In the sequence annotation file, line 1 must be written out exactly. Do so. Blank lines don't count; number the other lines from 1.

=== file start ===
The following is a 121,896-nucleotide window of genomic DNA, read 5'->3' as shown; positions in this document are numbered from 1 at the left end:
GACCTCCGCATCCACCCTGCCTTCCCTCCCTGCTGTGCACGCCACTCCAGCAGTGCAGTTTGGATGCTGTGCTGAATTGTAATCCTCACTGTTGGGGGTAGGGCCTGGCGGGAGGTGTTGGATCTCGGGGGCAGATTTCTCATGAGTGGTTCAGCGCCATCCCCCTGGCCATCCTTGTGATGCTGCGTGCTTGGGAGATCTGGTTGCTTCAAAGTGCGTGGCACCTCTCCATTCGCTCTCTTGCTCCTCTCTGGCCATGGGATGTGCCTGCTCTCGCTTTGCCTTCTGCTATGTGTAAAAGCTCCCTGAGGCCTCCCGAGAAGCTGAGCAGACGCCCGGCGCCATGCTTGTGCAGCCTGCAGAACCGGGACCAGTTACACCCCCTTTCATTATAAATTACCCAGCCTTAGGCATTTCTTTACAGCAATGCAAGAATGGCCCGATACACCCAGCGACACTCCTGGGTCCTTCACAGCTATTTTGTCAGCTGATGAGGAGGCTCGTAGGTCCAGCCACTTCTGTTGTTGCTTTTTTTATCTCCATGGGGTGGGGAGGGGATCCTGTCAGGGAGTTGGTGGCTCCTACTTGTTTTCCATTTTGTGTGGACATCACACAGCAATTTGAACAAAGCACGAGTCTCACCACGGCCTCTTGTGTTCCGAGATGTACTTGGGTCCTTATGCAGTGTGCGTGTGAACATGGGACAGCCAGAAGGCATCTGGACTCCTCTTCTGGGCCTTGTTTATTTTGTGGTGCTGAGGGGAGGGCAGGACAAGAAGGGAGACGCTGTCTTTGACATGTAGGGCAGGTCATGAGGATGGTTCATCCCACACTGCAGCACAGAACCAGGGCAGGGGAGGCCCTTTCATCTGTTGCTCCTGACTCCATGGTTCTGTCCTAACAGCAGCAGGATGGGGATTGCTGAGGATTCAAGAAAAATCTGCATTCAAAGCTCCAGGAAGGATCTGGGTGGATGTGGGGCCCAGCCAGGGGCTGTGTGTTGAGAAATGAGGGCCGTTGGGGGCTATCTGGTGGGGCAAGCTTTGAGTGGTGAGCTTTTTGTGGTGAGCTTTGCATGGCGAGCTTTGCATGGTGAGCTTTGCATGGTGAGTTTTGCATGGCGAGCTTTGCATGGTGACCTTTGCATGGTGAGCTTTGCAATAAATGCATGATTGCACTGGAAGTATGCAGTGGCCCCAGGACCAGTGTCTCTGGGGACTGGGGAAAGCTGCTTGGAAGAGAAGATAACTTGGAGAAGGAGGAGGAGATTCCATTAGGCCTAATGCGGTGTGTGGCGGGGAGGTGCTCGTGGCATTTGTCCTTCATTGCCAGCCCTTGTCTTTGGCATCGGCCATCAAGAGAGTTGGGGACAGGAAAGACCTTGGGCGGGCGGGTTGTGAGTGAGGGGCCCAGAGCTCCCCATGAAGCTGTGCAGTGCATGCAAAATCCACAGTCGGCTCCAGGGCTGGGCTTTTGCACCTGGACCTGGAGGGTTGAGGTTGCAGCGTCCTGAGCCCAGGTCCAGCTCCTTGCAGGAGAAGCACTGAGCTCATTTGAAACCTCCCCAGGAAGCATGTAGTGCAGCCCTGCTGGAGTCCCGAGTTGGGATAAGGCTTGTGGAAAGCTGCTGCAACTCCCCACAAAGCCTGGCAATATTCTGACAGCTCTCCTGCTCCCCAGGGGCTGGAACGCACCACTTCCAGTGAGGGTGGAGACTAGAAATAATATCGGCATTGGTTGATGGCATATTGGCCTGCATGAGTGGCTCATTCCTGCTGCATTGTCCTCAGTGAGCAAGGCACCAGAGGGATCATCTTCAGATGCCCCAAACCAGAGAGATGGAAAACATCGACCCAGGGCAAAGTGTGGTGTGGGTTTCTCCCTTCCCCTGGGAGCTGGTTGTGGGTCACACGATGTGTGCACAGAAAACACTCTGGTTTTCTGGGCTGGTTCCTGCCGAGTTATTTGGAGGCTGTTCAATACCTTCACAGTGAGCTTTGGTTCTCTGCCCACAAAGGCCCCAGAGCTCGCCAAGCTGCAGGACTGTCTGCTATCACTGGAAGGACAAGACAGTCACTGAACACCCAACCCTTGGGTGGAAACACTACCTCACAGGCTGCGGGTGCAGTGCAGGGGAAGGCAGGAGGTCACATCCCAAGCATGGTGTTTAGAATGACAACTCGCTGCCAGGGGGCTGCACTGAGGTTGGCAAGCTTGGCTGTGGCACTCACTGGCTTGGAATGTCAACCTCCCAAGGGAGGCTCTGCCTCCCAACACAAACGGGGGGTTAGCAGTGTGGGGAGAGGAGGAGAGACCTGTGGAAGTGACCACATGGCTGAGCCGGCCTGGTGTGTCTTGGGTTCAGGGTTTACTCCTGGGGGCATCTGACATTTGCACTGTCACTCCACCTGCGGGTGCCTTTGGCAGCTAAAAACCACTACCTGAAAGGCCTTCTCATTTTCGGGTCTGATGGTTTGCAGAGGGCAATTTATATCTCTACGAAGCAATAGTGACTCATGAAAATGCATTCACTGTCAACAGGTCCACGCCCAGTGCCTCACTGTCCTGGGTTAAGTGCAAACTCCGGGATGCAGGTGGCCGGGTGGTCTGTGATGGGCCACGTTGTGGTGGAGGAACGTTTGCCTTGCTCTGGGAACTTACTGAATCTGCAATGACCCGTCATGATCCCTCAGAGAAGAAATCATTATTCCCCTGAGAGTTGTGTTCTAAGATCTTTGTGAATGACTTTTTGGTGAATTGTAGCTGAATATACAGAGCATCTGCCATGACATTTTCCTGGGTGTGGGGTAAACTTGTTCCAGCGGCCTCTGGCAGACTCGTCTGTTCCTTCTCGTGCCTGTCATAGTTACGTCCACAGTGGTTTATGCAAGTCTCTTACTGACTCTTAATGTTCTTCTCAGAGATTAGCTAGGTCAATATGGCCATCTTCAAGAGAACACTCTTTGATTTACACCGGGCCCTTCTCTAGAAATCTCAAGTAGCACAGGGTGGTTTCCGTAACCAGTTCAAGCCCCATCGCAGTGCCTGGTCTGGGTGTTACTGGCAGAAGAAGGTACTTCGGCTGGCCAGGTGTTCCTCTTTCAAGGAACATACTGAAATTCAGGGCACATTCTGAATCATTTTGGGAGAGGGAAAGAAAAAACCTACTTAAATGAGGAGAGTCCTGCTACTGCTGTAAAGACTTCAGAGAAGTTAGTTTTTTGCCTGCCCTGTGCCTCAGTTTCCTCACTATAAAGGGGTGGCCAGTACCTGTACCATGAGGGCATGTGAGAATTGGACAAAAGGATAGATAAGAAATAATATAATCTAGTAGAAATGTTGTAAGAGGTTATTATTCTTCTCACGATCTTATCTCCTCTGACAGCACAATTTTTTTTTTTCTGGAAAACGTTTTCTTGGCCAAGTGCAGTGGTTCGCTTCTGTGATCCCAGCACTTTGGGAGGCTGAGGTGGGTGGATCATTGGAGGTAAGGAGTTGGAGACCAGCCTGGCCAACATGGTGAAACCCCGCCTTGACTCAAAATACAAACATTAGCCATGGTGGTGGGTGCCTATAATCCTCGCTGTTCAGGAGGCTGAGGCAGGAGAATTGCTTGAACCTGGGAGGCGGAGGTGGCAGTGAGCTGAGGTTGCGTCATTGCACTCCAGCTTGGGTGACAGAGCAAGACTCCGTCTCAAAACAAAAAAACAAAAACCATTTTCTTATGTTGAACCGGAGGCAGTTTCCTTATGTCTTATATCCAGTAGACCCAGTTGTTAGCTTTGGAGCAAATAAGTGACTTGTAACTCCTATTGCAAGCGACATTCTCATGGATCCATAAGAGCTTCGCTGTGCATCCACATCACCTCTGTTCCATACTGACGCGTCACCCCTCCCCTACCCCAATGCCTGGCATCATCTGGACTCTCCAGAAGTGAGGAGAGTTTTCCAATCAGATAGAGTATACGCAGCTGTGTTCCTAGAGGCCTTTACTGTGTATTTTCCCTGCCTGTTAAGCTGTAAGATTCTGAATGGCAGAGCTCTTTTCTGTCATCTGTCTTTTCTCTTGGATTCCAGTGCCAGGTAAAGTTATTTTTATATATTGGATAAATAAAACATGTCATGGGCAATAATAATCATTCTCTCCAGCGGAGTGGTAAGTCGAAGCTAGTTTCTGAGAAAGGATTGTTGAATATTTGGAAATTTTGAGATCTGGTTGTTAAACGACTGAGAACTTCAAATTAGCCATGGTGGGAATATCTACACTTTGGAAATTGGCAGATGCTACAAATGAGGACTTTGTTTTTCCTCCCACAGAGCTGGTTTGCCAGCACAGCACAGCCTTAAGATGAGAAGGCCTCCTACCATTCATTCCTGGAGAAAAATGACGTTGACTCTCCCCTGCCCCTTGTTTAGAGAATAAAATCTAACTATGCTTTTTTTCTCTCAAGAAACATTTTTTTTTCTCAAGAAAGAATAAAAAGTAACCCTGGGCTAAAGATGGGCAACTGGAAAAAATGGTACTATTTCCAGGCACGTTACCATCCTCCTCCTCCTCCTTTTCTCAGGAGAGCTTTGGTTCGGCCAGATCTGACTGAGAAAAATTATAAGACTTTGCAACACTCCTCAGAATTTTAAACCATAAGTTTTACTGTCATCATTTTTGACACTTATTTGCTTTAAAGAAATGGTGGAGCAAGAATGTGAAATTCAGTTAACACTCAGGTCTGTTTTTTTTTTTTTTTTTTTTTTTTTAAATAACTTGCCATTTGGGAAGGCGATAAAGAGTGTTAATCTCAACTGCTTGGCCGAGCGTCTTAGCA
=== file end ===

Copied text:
The following is a 121,896-nucleotide window of genomic DNA, read 5'->3' as shown; positions in this document are numbered from 1 at the left end: